Something big and flashy and obvious is actually rather an embarrassment to them.

Why else would I do it?

If I had a time machine, I wouldn't waste it on something so trivial. I'd be going straight to the Cambrian.

Ack! Don't do it, PZ -- one literal misstep and you could squash a key distant ancestor of humans, and leave our future populated only by large tentacled things.

Hey...wait just a minute here...

Is god also easily distracted by bright shiny objects.

It depends on how bored I am.

And Satan, how tiring is it to travel through time in order to have sex with people and thus, distracting them from witnessing god's miracle? Or do you claim that having sex with you is a miracle?

Satan does not have sex. Nor do I. We are bodiless and immaterial entities.

Distracting people from seeing miracles is pretty much a matter of simply saying: "Look over there! It's the Wingéd Victory of Samothrace!". You would be surprised at how often that works.

Which one? Ric, Arn, Ole or Tully?

Just… wow. For absolutely any topic of human knowledge, there seems to be an expert on it right here among the readership.

:-o

Isn't it the case that you have faith that love (the emotion of love) exists?

No. Instead, it's the case that you have failed to read comment 367.

To comment on a thread without having read all of it is evil.

so why not accept God "on faith"?

Comment 415 for a start…

It is beyond the ability of science to define what true love is

Oh, please. Making up definitions isn't the job of science. Definitions are arbitrary conventions! Nomenclature isn't science, however convenient for science it can be.

Finding out whether something conforms to a particular definition, that can be the job of science (wherever logic alone doesn't suffice).

By David Marjanović, OM (not verified) on 11 May 2009 #permalink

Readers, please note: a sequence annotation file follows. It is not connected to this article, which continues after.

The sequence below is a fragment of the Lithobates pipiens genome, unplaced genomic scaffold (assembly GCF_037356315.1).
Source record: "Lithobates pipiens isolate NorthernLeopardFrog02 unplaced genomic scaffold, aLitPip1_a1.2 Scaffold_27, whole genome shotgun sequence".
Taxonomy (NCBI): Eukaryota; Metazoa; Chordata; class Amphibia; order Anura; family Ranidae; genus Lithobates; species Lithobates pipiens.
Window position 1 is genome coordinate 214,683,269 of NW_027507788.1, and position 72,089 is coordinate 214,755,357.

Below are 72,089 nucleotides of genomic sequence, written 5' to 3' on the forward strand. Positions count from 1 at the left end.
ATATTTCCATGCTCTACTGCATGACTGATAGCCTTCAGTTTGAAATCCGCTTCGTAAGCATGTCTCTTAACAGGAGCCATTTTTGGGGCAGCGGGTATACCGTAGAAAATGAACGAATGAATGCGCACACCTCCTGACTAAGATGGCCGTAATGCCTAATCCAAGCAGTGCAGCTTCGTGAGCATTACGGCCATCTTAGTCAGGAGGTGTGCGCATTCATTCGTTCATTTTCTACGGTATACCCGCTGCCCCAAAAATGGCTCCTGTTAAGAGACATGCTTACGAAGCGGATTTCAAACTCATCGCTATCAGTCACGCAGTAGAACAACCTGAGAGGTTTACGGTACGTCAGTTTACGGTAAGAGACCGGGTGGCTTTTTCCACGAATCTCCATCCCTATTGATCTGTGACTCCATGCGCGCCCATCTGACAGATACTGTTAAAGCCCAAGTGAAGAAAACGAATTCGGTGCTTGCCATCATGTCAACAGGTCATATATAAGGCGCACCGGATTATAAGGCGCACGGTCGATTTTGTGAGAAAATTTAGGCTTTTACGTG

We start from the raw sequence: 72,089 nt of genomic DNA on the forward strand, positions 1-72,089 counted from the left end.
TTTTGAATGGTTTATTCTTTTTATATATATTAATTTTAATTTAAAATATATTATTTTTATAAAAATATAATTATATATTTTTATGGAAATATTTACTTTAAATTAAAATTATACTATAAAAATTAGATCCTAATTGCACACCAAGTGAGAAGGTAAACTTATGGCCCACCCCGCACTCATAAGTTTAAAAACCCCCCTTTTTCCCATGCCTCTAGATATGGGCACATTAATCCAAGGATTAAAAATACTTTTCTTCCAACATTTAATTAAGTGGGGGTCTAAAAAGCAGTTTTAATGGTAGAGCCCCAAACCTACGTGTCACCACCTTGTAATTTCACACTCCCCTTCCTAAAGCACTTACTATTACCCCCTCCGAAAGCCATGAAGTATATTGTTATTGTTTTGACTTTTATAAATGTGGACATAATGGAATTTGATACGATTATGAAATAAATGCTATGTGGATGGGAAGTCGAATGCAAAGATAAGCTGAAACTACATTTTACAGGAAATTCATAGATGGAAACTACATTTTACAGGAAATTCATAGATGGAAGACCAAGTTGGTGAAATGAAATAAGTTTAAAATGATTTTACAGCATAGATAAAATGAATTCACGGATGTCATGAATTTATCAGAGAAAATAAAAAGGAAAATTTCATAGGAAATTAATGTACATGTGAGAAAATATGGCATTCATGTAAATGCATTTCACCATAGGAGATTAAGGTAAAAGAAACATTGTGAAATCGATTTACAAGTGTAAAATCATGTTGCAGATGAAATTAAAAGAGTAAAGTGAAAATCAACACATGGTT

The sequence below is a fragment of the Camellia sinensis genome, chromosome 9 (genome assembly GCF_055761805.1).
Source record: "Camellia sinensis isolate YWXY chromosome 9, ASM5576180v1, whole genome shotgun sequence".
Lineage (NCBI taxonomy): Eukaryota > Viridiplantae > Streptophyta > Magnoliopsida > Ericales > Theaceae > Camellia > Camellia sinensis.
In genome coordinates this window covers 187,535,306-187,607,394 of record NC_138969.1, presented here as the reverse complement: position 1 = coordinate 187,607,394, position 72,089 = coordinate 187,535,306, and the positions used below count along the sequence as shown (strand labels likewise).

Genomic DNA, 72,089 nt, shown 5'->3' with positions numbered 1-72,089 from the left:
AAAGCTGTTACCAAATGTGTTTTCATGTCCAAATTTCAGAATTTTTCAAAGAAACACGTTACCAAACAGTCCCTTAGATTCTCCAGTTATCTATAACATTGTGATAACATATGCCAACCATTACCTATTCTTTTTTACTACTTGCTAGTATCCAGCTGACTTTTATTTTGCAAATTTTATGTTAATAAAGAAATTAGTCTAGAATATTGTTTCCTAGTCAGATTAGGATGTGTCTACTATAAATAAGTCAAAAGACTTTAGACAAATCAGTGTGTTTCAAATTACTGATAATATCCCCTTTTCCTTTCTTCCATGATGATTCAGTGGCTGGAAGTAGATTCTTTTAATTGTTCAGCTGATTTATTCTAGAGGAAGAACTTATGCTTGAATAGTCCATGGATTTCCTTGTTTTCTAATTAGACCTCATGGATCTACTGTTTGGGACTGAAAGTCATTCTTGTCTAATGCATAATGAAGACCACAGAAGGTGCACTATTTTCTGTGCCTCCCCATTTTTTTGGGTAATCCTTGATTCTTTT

Just… wow. For absolutely any topic of human knowledge, there seems to be an expert on it right here among the readership

Pfft. I'm no expert. I never watched wrestling.

However growing up where I did I heard about it a lot and it only took a brief visit to google to find out who was in the four horsemen.

Hethish, since whatever-it-is you call god isn't anything like, say, a biblical god, why do you call it god? What is a god, anyway?

By Stephen Wells (not verified) on 11 May 2009 #permalink

god @ 464

Hey god, why do you capitilize your name and give credence to your non-existence? You'll never catch me doing that, as I know the difference between what is real and what pretends to be real.

I believe in the transformative power of love, it's ability to heal our condition, as the only means to overcome hate and indifference, the last remnant of hope and saving grace in the world. This beliefs and God don't equal two, because God is only that which can make this possible, ...

In other words (because your words are somewhat difficult to parse, it seems), you are one of those "God is love" fools? Claiming "God is only that which can make this possible" is a typical bit of nonsense from this crowd. As many people do, you seem to need something supernatural in your life, an imaginary father figure, and have latched onto love as the cubbyhole for this.

The rest of us have no need for a fatherly "love god", we have plenty of love in our lives without any assistance from Bronze Age mythology, thank you very much. To claim "God is love" is nothing more than a last, feeble attempt to make god relevant in your life, after every other meaning of god has been stripped away. The sooner you realize you don't need any gods to know love, the better off you will be.

By pdferguson (not verified) on 11 May 2009 #permalink

DM: The point is the principle of parsimony: We don't need to assume that elephants have ineffable wings. We have no reason whatsoever to assume that elephants have ineffable wings. So why assume that elephants have ineffable wings?

Very important point -- it has an actual physical analog. An indistinguishable difference is not a real difference but simply a convention. Or in other words, just bullshit (loosely paraphrasing old Bill James). The physical effect can be seen with superconductivity, where the physics depends on electrons being indistinguishable -- and therefore in no meaningful way different, and in a very meaningful way the same.

So if you add shit that makes no difference, in no way distinguishes the universe you're in from the simpler universe without your extra shit, all you're doing is wasting energy in an energy constrained world. Aka, you're a waste of breath.

Bateson -- information is a difference that makes a difference.